My business partner submitted a reply to the committee outlining all of our concerns ( shared by at least one of the big 3 Indian manufacturers) including that we supported the new gauge but we dont believe it will have the desired effect. The answer was we have an ex County player on the committee who disagrees with you. He believes records are being broken because of he size of the bats. And we believe him.
My partner is also an ex County player, a female and a master batmaker with 25 years making cricket bats for some of the best players in the world.
No word yet from the MCC on a review..... of the review. Makes me wonder what they will choose to review next.
What do you guys think ?
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InternalTraining

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Re: Bat size restrictions
« Reply #1 on: June 23, 2018, 03:08:00 AM »

...
 As a sidenote we woud love to make these available to the general public but our experience is that the non professional has an issue wih the maintenance involved with the upkeep of these bats, no matter how good the performance.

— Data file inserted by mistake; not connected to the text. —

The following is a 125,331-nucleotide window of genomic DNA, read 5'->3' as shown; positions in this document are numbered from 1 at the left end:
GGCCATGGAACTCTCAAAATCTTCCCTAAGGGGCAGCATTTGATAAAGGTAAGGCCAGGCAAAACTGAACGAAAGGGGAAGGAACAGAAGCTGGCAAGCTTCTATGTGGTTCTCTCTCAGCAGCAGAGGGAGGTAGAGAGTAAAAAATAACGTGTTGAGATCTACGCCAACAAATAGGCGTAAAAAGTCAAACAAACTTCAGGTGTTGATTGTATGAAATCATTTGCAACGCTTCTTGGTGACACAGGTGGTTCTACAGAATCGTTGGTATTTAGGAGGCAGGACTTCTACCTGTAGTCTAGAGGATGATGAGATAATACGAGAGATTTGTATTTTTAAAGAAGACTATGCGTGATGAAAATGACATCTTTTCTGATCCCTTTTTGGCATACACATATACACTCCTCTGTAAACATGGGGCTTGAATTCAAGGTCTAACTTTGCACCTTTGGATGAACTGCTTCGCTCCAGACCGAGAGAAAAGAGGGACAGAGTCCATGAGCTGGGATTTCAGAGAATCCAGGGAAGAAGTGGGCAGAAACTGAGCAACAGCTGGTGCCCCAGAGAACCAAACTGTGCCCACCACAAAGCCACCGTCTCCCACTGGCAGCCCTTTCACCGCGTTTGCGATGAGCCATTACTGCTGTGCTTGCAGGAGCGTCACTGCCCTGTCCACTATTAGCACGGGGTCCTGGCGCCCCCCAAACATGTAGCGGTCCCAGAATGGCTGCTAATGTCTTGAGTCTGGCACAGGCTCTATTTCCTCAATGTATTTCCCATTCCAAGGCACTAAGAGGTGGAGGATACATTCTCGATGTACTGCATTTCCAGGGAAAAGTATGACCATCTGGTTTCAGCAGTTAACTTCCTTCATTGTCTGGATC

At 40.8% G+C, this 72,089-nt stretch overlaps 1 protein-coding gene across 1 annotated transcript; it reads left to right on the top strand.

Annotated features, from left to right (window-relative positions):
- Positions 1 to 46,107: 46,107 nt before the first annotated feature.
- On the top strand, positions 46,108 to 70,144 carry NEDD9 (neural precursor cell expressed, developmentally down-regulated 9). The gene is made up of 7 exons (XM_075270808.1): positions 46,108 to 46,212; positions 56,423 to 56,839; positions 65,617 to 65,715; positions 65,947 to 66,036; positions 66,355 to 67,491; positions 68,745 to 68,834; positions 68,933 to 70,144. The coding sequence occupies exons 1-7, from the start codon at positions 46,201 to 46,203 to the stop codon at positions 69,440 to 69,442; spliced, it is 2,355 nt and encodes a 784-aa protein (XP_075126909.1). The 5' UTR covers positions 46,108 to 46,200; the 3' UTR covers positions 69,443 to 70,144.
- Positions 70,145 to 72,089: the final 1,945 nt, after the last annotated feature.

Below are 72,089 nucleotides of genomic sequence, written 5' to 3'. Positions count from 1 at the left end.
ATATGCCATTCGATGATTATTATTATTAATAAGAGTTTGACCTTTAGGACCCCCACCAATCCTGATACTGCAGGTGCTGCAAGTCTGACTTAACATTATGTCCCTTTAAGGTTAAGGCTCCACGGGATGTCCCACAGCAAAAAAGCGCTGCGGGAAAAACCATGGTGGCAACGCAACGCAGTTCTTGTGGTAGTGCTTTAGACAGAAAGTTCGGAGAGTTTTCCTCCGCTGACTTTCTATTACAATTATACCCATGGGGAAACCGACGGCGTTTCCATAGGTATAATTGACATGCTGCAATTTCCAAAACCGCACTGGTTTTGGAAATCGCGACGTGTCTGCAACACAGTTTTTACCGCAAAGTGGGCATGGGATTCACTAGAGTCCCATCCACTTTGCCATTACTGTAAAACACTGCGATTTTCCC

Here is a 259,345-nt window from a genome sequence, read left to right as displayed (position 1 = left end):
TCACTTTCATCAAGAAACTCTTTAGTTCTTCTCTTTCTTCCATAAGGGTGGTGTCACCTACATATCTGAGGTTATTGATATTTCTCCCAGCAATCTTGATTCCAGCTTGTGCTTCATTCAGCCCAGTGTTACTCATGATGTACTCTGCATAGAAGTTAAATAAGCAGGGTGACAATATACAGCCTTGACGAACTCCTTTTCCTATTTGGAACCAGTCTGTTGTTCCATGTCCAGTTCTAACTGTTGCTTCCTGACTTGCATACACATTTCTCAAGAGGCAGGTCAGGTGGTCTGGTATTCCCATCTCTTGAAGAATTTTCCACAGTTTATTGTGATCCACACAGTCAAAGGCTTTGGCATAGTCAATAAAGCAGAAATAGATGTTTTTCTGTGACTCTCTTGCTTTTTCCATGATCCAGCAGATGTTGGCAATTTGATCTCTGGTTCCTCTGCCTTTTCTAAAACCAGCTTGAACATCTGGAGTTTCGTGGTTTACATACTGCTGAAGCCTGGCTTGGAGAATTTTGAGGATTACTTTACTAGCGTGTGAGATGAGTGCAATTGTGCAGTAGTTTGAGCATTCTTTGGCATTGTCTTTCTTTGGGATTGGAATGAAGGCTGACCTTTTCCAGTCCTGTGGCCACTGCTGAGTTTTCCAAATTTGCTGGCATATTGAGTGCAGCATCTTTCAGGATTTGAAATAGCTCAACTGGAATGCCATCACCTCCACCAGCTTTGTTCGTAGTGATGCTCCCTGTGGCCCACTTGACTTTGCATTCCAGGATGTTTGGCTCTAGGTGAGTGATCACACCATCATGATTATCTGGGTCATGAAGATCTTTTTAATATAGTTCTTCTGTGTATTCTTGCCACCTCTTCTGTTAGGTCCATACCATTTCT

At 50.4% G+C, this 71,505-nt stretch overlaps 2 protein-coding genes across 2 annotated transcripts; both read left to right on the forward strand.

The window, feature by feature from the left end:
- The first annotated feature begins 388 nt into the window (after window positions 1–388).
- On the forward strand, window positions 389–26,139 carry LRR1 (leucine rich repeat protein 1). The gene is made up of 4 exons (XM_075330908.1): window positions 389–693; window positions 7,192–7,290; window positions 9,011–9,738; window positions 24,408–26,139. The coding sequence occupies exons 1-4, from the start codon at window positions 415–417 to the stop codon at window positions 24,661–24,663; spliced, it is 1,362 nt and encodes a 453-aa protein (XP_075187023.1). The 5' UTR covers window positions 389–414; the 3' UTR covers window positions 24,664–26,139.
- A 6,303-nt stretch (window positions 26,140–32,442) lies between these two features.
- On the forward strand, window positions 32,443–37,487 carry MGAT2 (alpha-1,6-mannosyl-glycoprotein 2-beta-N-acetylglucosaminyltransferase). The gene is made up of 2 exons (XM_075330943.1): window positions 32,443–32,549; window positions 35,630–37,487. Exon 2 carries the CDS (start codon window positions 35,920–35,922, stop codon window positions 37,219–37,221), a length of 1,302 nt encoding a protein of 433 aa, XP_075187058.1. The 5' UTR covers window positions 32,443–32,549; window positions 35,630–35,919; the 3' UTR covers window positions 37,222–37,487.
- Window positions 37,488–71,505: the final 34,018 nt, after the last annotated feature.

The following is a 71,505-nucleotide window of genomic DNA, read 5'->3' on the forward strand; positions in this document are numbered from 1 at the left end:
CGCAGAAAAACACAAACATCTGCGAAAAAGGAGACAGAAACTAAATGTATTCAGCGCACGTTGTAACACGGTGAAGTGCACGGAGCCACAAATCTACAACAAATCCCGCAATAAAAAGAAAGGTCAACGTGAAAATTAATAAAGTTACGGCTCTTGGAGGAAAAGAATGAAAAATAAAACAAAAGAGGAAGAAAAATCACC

...
What do you guys think ?

Can you make couple of those bats available to me? Thanks.
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Buzz

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Re: Bat size restrictions
« Reply #2 on: June 23, 2018, 07:04:24 AM »

Great thread Paul, I know that a number of other batmakers made similar representation to the committee.
Certainly both Dr David Bacon from B3 and Chris King at GN pointed out that F = M x A